(Gehlen, Der Dienst. 1971. S. 79. Translation: Lutz Kirchner)
Gehlen’s duty was difficult and the lack of strategic information made it nearly impossible to give long-term prognoses of enemy strikes and their political implications. Even short-term prognoses were highly speculative. In his memoirs Gehlen gave some examples of his war-time intelligence accounts before the encirclement of the 6th Army in Stalingrad to prove his correct foretelling. Magnus Pahl wrote in his dissertation about the Foreign Armies East:
“But his prognosis was not explicit, because the branch only slowly noticed that the Soviets prepared for an attack against Romanian allies, who defended the southern flank of the 6th Army.”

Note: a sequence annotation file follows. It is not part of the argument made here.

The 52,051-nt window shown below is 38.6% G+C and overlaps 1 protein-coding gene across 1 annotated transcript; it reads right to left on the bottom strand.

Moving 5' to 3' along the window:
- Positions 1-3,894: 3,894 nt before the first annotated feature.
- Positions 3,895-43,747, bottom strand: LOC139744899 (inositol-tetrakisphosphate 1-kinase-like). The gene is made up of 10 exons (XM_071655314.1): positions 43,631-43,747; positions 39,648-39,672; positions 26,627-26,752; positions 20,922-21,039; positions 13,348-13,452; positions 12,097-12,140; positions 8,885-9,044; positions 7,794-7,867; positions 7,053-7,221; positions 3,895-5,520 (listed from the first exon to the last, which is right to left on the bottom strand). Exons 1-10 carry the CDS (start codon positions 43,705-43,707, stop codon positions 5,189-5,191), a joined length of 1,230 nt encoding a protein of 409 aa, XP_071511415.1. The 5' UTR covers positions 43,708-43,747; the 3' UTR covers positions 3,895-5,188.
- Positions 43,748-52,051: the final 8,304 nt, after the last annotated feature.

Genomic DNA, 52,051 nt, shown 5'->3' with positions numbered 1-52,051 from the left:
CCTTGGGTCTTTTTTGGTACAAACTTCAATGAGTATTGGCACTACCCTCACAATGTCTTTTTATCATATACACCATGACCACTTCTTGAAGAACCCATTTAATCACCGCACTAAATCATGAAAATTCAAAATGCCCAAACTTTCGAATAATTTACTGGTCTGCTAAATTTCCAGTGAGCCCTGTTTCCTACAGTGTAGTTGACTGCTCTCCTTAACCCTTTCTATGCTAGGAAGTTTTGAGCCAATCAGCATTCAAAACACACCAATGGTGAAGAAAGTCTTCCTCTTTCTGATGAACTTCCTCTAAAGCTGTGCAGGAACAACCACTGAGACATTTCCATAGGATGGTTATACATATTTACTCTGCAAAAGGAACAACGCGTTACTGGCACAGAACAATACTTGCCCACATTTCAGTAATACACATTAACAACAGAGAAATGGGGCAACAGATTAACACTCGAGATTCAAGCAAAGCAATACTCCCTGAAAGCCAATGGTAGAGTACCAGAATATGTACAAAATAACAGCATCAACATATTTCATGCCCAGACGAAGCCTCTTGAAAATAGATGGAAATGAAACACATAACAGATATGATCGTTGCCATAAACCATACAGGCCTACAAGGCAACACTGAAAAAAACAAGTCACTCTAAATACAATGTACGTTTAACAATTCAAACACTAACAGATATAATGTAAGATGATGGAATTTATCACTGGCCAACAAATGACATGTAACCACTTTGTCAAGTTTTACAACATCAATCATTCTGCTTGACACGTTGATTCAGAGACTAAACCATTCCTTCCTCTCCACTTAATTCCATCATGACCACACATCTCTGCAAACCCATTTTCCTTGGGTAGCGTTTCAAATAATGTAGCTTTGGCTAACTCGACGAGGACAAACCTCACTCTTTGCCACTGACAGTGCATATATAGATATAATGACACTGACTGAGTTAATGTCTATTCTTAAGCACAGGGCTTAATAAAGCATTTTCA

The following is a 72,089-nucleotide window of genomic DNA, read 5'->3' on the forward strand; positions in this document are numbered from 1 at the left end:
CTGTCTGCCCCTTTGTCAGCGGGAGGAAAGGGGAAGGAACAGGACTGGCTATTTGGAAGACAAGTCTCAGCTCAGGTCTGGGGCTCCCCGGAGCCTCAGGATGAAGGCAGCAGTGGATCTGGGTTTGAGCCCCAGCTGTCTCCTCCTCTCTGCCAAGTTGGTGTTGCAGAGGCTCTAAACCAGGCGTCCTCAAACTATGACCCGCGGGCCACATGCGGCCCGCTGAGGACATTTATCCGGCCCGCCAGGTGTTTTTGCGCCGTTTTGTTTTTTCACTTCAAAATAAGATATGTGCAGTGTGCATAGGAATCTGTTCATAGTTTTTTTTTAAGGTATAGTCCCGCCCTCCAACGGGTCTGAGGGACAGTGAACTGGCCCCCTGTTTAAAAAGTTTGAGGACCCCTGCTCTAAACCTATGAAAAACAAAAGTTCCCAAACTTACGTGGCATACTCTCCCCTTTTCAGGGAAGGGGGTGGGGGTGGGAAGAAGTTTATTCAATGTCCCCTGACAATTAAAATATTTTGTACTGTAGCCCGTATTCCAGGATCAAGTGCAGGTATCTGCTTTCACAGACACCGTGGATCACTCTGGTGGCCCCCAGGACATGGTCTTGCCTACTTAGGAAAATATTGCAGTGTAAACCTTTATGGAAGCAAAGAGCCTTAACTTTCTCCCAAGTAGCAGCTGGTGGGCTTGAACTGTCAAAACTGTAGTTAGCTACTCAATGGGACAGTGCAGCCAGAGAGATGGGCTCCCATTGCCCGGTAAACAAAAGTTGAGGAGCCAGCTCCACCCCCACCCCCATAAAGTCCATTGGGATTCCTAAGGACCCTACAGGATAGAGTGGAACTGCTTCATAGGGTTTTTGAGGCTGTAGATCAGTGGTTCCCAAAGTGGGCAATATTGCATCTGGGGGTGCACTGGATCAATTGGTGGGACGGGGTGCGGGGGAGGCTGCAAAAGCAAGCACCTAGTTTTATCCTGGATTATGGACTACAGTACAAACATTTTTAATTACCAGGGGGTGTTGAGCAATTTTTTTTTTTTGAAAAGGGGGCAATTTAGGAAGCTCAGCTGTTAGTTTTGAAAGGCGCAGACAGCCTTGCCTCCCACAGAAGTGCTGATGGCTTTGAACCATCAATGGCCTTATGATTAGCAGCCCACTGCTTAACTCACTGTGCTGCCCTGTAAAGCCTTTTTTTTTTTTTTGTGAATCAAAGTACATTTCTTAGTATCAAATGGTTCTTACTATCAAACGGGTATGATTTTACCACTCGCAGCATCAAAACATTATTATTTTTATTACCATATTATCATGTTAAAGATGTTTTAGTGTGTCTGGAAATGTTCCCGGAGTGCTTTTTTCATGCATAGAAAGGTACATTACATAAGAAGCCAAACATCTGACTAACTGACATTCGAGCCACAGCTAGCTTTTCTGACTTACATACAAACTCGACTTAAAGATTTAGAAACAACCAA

(Pahl: Fremde Heere Ost. S. 207. Translation: Lutz Kirchner)
To Gehlen’s defence: The Soviets efforts against the Romanian troops west of Stalingrad were identified, but the efforts in the south seemed negligible, because the terrain made it impossible for the Germans to supply a big army. But the battle of Stalingrad was mainly lost because Gehlen underestimated the Soviet forces and the leadership of the Soviet generals; nobody believed the Soviets were able to encircle a whole German army. So did the most German officers.